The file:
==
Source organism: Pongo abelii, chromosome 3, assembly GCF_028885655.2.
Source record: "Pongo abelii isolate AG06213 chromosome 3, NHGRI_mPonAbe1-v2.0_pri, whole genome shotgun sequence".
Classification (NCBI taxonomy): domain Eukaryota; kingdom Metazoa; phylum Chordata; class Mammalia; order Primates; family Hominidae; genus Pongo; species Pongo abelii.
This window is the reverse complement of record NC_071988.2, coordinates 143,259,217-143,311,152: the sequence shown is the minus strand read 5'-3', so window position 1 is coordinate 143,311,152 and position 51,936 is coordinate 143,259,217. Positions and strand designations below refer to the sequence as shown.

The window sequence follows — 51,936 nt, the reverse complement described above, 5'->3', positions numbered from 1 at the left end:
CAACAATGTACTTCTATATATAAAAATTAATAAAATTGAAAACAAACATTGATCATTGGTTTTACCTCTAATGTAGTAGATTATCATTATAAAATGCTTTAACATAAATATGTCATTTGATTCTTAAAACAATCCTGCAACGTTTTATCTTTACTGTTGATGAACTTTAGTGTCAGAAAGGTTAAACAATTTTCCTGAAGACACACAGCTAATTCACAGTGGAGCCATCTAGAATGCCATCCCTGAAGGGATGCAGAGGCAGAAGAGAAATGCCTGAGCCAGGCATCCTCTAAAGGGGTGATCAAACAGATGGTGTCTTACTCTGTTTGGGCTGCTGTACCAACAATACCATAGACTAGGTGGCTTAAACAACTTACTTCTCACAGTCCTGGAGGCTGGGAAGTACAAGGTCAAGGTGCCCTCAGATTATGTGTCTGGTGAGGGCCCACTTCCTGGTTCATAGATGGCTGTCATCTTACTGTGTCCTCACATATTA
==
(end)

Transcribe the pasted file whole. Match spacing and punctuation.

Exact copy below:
Source organism: Pongo abelii, chromosome 3, assembly GCF_028885655.2.
Source record: "Pongo abelii isolate AG06213 chromosome 3, NHGRI_mPonAbe1-v2.0_pri, whole genome shotgun sequence".
Classification (NCBI taxonomy): domain Eukaryota; kingdom Metazoa; phylum Chordata; class Mammalia; order Primates; family Hominidae; genus Pongo; species Pongo abelii.
This window is the reverse complement of record NC_071988.2, coordinates 143,259,217-143,311,152: the sequence shown is the minus strand read 5'-3', so window position 1 is coordinate 143,311,152 and position 51,936 is coordinate 143,259,217. Positions and strand designations below refer to the sequence as shown.

The window sequence follows — 51,936 nt, the reverse complement described above, 5'->3', positions numbered from 1 at the left end:
CAACAATGTACTTCTATATATAAAAATTAATAAAATTGAAAACAAACATTGATCATTGGTTTTACCTCTAATGTAGTAGATTATCATTATAAAATGCTTTAACATAAATATGTCATTTGATTCTTAAAACAATCCTGCAACGTTTTATCTTTACTGTTGATGAACTTTAGTGTCAGAAAGGTTAAACAATTTTCCTGAAGACACACAGCTAATTCACAGTGGAGCCATCTAGAATGCCATCCCTGAAGGGATGCAGAGGCAGAAGAGAAATGCCTGAGCCAGGCATCCTCTAAAGGGGTGATCAAACAGATGGTGTCTTACTCTGTTTGGGCTGCTGTACCAACAATACCATAGACTAGGTGGCTTAAACAACTTACTTCTCACAGTCCTGGAGGCTGGGAAGTACAAGGTCAAGGTGCCCTCAGATTATGTGTCTGGTGAGGGCCCACTTCCTGGTTCATAGATGGCTGTCATCTTACTGTGTCCTCACATATTA